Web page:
I WRITE in response to Mark Beyer’s interesting article ‘EY leads audit market (WA Business News, April 22).
What really caught my attention was the assertion that auditing firms use the auditing business to generate “cross selling” of other services to their clients.
Surely this is the same conflict of interest that Arthur Andersen fell foul of in its dealings with the failed energy giant, Enron.
Documents were shredded in an attempt to cover up the audit, and the company was found guilty. And because of its conviction for obstruction of justice, Arthur Andersen was no longer able to perform audit work, and the ‘big five’, quickly became the ‘big four’.
What Mr Beyer did not mention is that the US Sarbanes-Oxley Act 2002 was introduced to ensure that auditing firms cannot perform non-auditing work for their clients.
Services to be banned under this legislation include consulting, internal accounting, and information system design.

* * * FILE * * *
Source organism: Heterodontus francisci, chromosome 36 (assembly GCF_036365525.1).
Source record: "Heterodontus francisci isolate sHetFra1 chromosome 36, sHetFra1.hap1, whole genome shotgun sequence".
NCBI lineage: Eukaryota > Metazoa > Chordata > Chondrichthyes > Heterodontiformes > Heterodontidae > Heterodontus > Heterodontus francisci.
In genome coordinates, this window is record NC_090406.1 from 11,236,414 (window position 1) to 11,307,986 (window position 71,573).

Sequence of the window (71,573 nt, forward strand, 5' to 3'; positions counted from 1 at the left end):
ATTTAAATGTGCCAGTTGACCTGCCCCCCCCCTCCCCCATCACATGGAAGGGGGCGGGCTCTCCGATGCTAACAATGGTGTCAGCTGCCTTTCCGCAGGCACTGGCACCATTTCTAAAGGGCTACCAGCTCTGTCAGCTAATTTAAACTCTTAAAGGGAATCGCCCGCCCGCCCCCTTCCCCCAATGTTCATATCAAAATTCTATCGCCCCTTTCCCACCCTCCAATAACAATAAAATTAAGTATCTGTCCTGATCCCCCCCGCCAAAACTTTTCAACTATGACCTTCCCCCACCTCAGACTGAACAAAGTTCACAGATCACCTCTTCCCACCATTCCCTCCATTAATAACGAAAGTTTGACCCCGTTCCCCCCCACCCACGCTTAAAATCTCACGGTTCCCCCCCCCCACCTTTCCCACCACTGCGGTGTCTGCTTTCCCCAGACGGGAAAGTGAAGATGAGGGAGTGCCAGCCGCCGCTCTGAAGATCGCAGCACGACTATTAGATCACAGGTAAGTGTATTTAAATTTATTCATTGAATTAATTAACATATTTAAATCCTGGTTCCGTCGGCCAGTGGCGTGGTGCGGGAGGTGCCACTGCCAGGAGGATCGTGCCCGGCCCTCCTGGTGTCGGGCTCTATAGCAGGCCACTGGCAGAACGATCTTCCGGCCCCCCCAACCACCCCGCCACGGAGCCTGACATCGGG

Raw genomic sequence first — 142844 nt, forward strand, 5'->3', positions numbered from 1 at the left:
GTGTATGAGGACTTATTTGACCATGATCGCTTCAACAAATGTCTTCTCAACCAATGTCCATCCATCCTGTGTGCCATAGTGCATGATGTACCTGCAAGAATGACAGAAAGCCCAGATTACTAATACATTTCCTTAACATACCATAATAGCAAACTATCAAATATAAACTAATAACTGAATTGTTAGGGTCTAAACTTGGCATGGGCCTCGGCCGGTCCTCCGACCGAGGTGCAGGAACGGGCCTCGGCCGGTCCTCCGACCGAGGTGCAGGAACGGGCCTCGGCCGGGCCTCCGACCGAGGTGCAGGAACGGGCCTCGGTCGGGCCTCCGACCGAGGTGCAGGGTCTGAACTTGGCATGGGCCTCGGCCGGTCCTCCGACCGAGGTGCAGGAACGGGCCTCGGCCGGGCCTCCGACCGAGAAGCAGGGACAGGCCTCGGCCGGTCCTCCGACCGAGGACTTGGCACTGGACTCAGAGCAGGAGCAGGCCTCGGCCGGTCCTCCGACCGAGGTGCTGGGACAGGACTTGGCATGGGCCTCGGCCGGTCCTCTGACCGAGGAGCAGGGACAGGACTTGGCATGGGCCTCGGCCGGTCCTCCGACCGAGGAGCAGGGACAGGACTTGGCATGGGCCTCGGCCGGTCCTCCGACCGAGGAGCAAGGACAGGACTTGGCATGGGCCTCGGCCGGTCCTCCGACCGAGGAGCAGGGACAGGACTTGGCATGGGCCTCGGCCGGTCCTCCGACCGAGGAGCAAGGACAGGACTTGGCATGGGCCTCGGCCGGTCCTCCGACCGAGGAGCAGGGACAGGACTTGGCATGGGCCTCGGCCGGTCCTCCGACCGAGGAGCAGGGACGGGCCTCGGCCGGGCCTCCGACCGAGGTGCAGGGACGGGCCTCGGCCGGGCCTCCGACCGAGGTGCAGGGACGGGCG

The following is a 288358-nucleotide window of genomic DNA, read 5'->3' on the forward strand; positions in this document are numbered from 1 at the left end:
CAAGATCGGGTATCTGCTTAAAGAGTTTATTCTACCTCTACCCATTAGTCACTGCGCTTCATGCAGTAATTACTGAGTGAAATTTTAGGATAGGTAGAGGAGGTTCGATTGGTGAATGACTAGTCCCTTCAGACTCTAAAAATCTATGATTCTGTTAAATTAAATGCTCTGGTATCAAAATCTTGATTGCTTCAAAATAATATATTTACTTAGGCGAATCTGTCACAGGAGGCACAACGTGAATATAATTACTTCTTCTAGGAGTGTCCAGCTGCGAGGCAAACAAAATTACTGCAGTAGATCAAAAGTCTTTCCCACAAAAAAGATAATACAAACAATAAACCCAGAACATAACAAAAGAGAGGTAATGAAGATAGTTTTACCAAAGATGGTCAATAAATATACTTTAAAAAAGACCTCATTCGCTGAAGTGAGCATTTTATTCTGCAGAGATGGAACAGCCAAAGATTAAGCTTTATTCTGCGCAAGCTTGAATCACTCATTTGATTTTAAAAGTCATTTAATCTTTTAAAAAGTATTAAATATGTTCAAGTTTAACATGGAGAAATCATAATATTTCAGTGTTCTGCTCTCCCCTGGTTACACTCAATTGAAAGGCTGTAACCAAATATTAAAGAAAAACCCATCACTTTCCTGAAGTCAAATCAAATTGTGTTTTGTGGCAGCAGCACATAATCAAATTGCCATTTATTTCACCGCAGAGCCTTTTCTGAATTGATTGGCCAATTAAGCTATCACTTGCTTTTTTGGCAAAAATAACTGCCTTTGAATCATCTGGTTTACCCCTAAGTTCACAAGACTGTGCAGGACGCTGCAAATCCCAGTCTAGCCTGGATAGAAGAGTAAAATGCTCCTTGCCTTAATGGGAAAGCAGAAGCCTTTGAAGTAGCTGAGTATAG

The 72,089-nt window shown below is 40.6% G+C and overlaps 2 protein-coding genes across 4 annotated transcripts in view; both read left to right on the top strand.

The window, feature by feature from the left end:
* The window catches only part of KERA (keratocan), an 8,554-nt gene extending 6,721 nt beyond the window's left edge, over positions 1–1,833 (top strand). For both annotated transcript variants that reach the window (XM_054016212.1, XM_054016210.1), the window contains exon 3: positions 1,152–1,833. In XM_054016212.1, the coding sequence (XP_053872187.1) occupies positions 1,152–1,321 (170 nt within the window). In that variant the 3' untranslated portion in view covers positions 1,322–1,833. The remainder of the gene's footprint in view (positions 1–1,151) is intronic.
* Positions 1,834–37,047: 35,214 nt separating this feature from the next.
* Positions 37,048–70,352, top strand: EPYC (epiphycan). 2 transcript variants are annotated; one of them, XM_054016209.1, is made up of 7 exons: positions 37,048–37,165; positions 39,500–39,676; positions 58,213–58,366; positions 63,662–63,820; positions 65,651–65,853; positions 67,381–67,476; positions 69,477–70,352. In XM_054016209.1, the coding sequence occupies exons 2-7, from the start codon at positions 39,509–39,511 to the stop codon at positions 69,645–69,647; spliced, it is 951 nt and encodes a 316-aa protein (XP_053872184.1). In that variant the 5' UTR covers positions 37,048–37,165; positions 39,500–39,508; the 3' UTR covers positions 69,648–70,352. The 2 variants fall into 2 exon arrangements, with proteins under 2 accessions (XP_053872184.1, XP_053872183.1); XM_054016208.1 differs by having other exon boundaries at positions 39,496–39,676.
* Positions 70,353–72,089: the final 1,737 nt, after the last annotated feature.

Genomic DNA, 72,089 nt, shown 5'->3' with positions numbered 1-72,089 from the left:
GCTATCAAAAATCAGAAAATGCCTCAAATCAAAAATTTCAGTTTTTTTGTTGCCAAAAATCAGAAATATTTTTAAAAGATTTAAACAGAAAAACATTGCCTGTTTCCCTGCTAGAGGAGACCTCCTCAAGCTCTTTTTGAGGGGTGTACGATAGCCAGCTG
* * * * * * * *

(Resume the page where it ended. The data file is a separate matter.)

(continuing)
Introduced to the US Senate by Senator Paul D Sarbanes (D-Md) and Republican Michael G Oxley, the bill was quickly adopted by the Bush Administration to ensure that other auditing companies did not follow in Andersen’s footsteps.
Why is this piece of legislation so important for Australian companies?
Well, the US Sarbanes-Oxley Act has far reaching implications.
Any Australian company that is listed on the US Securities and Exchange Commission (US SEC), or is a subsidiary of a US or European parent company that are SEC registrants, must also comply in full with Sarbanes-Oxley.
Information Enterprises Australia Pty Ltd